Figure 3.17 Natural capital: a food chain. The arrows show how chemical energy in food flows through various trophic levels in energy transfers; most of the energy is degraded to heat, in accordance with the second law of thermodynamics.
Figure 3.19 Natural capital: generalized pyramid of energy flow showing the decrease in usable energy available at each succeeding trophic level in a food chain or web. In nature, ecological efficiency varies from 2% to 40%, with 10% efficiency being common. This model assumes a 10% ecological efficiency (90% loss in usable energy to the environment, in the form of low-quality heat) with each transfer from one trophic level to another. QUESTION: Why is it a scientific error to call this a pyramid of energy?
Figure 3.13 Natural capital: various scavengers (detritivores) and decomposers (mostly fungi and bacteria) can “ feed on ” or digest parts of a log and eventually convert its complex organic chemicals into simpler inorganic nutrients that can be taken up by producers.
Figure 3.18 Natural capital: a greatly simplified food web in the Antarctic. Many more participants in the web, including an array of decomposer organisms, are not depicted here.
02 Energy Flow through Ecosystems
Energy Flow Through Ecosystems• Inside the cell, source of energy is adenosine triphosphate (ATP)• The source of energy for making ATP is other organic molecules such as carbohydrates, lipids and proteins (respiration)• Energy is stored in carbohydrates, lipids and proteins through photosynthesis ALBIO9700/2006JK
• Producers – autotrophic organisms; organisms that obtain its food from inorganic sources by photosynthesis or chemosynthesis• Consumers – heterotrophic organisms; organisms that obtain its food in organic form, either directly or indirectly from that which has been synthesised by producers• Decomposers/Detritivores – feed on detritus (dead organisms and waste material, such as dead leaves, faeces and urine) ALBIO9700/2006JK
Scavengers Decomposers Termite Bark beetle Carpenter and engraving ant carpenterLong-horned galleries ant work Dry rot fungusbeetleholes Wood reduced to Mushroom powderTime Powder broken down by decomposersprogression into plant nutrients in soil ALBIO9700/2006JK
Food chains and food webs• Food chain – the way in which energy flows from producer to consumers• Food web – inter-relationships between many food chains• Trophic level – the level in a food chain at which an organism feeds ALBIO9700/2006JK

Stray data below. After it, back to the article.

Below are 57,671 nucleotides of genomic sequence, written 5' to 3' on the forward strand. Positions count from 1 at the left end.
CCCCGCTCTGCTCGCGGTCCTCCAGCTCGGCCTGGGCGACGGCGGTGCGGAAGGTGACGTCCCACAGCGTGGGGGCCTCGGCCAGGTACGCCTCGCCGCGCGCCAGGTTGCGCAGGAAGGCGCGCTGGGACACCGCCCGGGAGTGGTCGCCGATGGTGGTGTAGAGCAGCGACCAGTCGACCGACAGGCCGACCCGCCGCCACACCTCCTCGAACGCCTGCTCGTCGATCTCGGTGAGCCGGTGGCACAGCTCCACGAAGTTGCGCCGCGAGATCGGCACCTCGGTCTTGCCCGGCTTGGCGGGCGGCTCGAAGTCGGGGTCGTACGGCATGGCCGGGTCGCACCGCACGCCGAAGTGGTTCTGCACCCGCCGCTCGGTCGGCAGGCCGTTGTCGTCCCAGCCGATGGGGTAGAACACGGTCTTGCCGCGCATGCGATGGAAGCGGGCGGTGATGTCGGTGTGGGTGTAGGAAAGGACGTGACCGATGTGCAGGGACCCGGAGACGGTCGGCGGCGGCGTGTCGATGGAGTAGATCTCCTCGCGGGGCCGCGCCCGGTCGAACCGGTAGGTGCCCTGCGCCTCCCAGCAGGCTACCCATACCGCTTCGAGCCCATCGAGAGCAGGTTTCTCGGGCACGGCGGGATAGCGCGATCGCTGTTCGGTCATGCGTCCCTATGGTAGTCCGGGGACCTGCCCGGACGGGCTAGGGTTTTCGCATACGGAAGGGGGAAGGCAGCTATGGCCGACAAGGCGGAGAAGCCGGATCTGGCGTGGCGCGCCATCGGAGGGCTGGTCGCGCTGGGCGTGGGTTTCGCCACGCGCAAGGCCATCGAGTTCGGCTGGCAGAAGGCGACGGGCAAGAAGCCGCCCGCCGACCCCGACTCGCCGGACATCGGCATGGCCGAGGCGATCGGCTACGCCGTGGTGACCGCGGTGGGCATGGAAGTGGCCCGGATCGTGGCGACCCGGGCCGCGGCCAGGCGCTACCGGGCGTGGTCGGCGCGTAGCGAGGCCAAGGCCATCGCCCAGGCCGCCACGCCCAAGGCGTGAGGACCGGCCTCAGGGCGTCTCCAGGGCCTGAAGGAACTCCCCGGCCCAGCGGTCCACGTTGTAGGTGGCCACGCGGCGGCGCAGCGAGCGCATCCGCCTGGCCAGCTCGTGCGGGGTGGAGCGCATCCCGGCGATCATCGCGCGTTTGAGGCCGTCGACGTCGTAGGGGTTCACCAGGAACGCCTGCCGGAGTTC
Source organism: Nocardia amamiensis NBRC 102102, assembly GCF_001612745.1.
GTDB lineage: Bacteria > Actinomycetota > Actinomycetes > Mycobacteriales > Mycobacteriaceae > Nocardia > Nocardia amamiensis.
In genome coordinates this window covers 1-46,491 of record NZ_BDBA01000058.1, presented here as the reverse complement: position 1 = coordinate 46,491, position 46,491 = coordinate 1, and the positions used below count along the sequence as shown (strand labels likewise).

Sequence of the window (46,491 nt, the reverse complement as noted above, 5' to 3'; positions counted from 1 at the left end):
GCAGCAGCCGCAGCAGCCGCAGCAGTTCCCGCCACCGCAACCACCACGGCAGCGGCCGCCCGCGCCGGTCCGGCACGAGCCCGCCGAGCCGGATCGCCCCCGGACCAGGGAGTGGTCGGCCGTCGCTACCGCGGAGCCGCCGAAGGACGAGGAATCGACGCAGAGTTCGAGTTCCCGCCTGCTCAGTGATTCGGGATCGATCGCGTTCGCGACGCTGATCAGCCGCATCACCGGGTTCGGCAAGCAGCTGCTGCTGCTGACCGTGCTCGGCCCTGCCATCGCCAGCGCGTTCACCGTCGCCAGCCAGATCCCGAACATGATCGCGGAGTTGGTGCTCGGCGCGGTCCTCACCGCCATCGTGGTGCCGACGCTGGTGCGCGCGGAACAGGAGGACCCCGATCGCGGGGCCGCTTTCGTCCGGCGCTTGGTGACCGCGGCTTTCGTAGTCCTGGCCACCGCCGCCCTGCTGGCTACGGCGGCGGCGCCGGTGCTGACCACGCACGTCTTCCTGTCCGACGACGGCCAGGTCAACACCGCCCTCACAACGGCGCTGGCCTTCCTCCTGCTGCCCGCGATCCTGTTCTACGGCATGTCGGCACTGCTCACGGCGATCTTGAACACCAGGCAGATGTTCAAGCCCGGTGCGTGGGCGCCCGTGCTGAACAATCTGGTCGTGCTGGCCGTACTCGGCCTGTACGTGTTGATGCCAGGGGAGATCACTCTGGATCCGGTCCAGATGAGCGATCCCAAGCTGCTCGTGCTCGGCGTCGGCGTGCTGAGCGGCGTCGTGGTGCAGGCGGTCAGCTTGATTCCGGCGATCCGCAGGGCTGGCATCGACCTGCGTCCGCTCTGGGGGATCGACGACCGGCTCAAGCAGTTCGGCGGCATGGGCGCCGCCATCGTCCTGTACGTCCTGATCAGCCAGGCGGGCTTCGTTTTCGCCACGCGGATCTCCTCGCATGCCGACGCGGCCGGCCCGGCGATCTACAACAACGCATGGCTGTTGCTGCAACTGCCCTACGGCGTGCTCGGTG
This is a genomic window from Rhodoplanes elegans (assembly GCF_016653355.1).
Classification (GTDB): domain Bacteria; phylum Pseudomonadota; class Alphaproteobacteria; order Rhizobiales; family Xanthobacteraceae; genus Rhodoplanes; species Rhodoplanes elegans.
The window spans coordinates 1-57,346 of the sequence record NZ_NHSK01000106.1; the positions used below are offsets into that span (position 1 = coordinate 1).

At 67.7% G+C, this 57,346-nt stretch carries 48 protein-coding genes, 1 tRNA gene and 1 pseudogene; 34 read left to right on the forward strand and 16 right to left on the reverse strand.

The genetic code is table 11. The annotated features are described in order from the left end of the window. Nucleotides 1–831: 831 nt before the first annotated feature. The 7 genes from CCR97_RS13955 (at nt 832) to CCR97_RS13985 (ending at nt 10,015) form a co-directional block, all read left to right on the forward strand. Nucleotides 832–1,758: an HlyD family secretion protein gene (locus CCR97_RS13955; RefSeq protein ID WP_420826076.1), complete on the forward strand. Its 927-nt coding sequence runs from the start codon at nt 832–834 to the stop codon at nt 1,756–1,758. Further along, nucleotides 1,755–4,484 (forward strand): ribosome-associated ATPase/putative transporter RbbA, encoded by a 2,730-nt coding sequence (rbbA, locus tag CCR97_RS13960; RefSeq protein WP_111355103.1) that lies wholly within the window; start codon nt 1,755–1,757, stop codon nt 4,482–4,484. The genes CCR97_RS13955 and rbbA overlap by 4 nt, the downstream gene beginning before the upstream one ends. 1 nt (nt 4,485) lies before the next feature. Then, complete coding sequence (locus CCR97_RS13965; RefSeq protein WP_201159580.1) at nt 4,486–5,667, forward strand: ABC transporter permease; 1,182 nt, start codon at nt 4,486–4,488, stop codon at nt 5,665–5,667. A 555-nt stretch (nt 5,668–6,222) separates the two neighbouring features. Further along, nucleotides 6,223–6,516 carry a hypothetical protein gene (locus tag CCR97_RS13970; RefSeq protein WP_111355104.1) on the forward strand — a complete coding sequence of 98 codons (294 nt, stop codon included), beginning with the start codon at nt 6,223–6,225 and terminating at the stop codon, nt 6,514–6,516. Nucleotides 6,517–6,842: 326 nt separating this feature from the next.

Arrows indicate the direction in which the energy flows ALBIO9700/2006JK
Blue whale Humans Sperm whale Crabeater Elephant seal seal Killer whale Leopard sealAdeliepenguins Emperor penguin Squid Petrel Fish Carnivorous plankton Krill Herbivorous plankton Phytoplankton ALBIO9700/2006JK
• Herbivores – are always primary consumers• Carnivores – feed at several different trophic levels in different food chains• Omnivores – animals which regularly feed as both primary and higher-level consumers ALBIO9700/2006JK
Energy loss along food chains• Energy is lost as heat when energy is transferred from one form, or from one system, to another• Only small percentage of sunlight is converted into chemical energy because: – Some sunlight misses leaves – Some sunlight reflected from surfaces of leaves – Some sunlight passes through leaves – Chlorophyll only absorbs certain wavelengths of light – Energy losses as energy absorbed by chlorophyll is transferred to carbohydrates during photosynthesis ALBIO9700/2006JK
• Almost half of the chemical potential energy stored by plants is used by the plants themselves (released through respiration/used for active transport)• Losses between plants and primary consumer: – Not all parts of plants available to be eaten – Not all parts eaten are digestible – Energy losses as heat within consumer’s digestive system• Similar losses occur at each trophic level ALBIO9700/2006JK
Productivity• The rate at which plants convert light into chemical potential energy – productivity or primary productivity• Kilojoules of energy transferred per square metre per year (kJ m-2 year-1)• Gross primary productivity – total quantity of energy converted by plants in this way• Net primary productivity – energy which remains as chemical energy after the plants have supplied their own needs in respiration ALBIO9700/2006JK